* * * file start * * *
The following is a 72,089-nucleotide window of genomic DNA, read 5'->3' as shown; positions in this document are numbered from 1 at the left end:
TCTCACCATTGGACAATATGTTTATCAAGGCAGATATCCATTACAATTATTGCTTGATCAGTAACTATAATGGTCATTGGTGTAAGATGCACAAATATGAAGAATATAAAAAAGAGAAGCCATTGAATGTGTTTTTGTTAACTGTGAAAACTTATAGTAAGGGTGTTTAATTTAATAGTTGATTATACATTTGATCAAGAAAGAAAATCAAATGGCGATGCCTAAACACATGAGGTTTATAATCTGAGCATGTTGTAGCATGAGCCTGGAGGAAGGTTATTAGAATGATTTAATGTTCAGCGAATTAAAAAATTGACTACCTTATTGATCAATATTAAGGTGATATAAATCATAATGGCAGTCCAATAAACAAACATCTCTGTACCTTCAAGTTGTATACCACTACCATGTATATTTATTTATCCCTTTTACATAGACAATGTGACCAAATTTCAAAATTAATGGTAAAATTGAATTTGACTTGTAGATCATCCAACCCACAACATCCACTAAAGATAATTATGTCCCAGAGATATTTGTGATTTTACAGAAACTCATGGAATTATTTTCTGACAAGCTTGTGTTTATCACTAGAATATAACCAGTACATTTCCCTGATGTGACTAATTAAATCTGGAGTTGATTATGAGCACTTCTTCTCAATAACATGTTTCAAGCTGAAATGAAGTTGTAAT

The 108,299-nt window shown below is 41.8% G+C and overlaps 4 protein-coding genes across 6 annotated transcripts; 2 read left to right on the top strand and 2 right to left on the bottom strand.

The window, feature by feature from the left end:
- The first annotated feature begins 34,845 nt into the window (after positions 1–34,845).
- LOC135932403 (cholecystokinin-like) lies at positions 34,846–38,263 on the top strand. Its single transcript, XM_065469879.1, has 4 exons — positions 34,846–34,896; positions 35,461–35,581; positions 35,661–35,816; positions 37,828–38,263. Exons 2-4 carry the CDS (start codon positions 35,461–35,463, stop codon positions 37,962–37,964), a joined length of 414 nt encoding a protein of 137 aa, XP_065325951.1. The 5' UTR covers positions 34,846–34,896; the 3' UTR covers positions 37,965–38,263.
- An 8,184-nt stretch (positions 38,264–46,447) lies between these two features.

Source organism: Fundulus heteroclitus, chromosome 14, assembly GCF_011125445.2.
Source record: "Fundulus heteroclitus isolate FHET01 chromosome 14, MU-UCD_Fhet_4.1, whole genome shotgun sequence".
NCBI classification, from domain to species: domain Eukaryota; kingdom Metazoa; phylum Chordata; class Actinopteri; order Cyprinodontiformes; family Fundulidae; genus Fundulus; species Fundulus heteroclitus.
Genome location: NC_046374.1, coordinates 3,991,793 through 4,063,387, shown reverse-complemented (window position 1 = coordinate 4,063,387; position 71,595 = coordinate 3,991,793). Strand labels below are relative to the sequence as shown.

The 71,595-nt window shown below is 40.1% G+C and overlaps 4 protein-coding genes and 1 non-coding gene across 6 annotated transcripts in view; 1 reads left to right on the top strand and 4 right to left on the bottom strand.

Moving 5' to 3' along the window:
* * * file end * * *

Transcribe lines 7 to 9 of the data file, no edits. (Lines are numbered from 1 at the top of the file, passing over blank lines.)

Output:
- An 8,184-nt stretch (positions 38,264–46,447) lies between these two features.

Source organism: Fundulus heteroclitus, chromosome 14, assembly GCF_011125445.2.
Source record: "Fundulus heteroclitus isolate FHET01 chromosome 14, MU-UCD_Fhet_4.1, whole genome shotgun sequence".